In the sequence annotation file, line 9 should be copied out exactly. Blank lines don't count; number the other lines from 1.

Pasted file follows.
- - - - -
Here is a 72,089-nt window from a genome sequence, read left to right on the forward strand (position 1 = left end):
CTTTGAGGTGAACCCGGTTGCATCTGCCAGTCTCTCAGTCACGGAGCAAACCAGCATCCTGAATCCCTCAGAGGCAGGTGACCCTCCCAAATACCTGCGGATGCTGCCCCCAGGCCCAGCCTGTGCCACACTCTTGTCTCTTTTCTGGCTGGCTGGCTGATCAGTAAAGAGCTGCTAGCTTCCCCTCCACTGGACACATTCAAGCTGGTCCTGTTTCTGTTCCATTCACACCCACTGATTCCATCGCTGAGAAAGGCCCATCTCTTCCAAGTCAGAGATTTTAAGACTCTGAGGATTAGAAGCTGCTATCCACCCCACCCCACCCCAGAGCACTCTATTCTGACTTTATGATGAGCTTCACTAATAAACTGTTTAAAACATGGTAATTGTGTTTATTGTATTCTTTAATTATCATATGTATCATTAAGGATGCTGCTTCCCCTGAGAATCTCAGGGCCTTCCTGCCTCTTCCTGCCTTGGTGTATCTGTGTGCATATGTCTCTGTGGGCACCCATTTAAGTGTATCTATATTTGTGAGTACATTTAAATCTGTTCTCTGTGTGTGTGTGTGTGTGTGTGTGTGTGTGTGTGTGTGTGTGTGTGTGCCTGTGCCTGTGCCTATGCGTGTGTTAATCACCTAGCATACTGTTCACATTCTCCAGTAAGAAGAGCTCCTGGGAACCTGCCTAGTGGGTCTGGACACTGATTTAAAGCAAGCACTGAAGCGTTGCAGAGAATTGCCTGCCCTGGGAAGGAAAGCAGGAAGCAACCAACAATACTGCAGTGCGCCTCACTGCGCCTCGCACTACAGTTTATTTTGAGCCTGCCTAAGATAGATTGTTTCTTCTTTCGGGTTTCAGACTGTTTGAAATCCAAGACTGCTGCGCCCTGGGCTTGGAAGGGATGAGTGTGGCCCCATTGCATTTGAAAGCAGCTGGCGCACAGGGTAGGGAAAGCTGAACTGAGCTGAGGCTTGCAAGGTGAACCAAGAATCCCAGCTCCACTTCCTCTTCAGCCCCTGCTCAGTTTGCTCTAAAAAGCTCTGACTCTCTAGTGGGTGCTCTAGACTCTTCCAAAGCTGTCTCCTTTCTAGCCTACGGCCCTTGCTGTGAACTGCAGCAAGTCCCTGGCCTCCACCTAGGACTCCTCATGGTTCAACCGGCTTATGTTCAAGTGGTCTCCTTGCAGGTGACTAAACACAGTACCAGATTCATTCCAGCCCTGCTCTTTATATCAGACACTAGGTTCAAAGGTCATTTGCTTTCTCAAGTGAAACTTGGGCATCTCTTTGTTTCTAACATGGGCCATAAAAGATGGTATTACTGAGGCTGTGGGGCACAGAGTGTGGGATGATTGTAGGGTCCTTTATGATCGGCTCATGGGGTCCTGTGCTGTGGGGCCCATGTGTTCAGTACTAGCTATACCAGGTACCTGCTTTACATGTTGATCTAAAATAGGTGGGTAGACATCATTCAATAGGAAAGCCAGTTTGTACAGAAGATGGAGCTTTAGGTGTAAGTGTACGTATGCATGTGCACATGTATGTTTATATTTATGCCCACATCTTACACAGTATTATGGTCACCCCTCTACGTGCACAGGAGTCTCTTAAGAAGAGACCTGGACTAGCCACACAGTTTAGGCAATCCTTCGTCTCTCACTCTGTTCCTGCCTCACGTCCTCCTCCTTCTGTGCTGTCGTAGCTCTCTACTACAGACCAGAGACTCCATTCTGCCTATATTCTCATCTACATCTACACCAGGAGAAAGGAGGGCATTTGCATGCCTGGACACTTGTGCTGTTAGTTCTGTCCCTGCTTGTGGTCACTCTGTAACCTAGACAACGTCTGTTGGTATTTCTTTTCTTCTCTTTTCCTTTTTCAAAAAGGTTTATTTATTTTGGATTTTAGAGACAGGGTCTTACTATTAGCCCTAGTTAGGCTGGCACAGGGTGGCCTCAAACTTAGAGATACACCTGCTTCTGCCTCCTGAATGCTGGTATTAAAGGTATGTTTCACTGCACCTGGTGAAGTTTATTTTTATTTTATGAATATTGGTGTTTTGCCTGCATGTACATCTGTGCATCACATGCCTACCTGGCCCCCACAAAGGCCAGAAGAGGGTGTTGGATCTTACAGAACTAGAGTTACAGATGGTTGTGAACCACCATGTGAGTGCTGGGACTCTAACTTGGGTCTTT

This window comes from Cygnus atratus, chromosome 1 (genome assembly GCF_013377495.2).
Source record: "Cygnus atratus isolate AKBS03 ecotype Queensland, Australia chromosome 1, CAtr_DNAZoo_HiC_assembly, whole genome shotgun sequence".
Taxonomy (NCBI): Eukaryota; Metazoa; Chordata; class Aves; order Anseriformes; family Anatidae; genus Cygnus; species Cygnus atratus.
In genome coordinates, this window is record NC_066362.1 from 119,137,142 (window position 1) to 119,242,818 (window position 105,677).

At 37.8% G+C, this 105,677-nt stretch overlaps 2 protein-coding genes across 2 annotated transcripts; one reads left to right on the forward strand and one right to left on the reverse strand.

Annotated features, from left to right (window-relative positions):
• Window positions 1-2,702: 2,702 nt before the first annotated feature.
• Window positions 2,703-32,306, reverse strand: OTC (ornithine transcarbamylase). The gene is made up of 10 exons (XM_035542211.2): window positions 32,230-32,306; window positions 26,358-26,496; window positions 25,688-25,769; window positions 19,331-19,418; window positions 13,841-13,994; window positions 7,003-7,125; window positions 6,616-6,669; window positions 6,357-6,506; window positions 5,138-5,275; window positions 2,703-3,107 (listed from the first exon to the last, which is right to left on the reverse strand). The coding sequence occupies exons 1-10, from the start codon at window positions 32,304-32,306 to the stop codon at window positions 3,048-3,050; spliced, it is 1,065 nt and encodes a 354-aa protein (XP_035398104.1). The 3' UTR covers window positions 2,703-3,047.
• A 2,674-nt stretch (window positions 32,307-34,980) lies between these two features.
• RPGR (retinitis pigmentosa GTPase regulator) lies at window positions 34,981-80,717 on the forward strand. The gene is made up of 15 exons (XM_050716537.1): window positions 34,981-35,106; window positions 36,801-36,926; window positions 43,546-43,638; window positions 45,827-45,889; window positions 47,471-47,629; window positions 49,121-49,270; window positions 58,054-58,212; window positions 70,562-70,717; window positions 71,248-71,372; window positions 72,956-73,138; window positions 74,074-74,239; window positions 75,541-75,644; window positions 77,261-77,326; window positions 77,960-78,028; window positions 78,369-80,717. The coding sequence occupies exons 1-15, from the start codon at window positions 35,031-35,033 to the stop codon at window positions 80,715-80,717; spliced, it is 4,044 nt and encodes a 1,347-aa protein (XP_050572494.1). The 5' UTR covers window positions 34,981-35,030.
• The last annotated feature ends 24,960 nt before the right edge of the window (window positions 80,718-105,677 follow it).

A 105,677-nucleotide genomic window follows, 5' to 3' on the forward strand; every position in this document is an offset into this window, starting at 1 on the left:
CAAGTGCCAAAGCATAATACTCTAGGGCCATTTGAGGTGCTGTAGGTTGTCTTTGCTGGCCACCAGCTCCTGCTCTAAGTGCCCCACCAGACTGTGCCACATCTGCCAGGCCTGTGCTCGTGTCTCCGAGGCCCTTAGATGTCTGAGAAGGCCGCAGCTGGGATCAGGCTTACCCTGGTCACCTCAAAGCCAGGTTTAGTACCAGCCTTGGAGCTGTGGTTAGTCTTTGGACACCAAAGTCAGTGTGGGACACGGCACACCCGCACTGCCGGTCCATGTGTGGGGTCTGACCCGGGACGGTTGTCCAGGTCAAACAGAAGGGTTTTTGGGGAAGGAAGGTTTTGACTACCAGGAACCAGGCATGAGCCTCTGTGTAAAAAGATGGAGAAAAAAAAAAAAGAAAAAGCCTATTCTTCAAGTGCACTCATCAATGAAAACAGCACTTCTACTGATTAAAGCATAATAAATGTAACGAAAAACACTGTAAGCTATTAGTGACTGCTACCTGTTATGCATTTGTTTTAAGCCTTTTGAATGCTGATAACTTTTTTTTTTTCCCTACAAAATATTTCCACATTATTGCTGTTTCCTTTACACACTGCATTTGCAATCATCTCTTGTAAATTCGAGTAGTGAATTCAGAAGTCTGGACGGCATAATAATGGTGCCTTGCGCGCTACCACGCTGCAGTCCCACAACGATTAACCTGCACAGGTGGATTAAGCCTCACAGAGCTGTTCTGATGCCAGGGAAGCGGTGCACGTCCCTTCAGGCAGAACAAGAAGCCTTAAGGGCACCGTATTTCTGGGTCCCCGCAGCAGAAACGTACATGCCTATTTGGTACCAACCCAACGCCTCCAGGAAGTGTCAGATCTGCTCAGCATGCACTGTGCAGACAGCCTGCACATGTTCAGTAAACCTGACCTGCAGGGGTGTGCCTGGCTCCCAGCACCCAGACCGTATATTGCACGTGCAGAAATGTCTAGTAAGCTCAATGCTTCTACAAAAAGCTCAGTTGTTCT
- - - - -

• Window positions 1-2,702: 2,702 nt before the first annotated feature.